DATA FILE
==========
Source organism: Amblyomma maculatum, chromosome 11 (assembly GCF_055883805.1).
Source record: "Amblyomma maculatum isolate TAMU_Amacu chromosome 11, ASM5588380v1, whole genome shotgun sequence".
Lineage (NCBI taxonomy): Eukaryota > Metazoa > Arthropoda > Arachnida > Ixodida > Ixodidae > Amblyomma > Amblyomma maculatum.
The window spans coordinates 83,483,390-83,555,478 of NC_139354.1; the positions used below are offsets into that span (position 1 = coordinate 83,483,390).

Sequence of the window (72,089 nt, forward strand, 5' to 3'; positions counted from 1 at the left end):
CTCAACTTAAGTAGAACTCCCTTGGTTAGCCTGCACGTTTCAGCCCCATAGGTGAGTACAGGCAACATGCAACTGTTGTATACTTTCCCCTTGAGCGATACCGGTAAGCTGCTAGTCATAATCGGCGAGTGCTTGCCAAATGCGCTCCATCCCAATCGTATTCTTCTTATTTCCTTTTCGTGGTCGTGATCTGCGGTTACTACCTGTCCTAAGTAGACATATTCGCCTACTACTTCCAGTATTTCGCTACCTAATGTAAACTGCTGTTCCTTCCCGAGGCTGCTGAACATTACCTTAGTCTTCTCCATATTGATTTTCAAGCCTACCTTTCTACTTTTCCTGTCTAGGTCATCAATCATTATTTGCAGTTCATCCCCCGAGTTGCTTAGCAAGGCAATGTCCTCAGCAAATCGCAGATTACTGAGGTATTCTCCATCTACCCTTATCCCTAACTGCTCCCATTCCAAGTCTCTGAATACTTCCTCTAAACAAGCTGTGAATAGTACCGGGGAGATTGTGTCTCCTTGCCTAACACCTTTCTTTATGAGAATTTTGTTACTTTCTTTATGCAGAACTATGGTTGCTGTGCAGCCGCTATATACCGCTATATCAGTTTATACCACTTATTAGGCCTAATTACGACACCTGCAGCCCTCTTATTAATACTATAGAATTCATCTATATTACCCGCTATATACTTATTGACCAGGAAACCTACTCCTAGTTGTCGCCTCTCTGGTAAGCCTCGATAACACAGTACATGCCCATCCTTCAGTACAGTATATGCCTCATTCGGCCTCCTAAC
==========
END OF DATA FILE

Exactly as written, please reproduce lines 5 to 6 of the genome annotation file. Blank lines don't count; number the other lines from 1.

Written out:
Sequence of the window (72,089 nt, forward strand, 5' to 3'; positions counted from 1 at the left end):
CTCAACTTAAGTAGAACTCCCTTGGTTAGCCTGCACGTTTCAGCCCCATAGGTGAGTACAGGCAACATGCAACTGTTGTATACTTTCCCCTTGAGCGATACCGGTAAGCTGCTAGTCATAATCGGCGAGTGCTTGCCAAATGCGCTCCATCCCAATCGTATTCTTCTTATTTCCTTTTCGTGGTCGTGATCTGCGGTTACTACCTGTCCTAAGTAGACATATTCGCCTACTACTTCCAGTATTTCGCTACCTAATGTAAACTGCTGTTCCTTCCCGAGGCTGCTGAACATTACCTTAGTCTTCTCCATATTGATTTTCAAGCCTACCTTTCTACTTTTCCTGTCTAGGTCATCAATCATTATTTGCAGTTCATCCCCCGAGTTGCTTAGCAAGGCAATGTCCTCAGCAAATCGCAGATTACTGAGGTATTCTCCATCTACCCTTATCCCTAACTGCTCCCATTCCAAGTCTCTGAATACTTCCTCTAAACAAGCTGTGAATAGTACCGGGGAGATTGTGTCTCCTTGCCTAACACCTTTCTTTATGAGAATTTTGTTACTTTCTTTATGCAGAACTATGGTTGCTGTGCAGCCGCTATATACCGCTATATCAGTTTATACCACTTATTAGGCCTAATTACGACACCTGCAGCCCTCTTATTAATACTATAGAATTCATCTATATTACCCGCTATATACTTATTGACCAGGAAACCTACTCCTAGTTGTCGCCTCTCTGGTAAGCCTCGATAACACAGTACATGCCCATCCTTCAGTACAGTATATGCCTCATTCGGCCTCCTAAC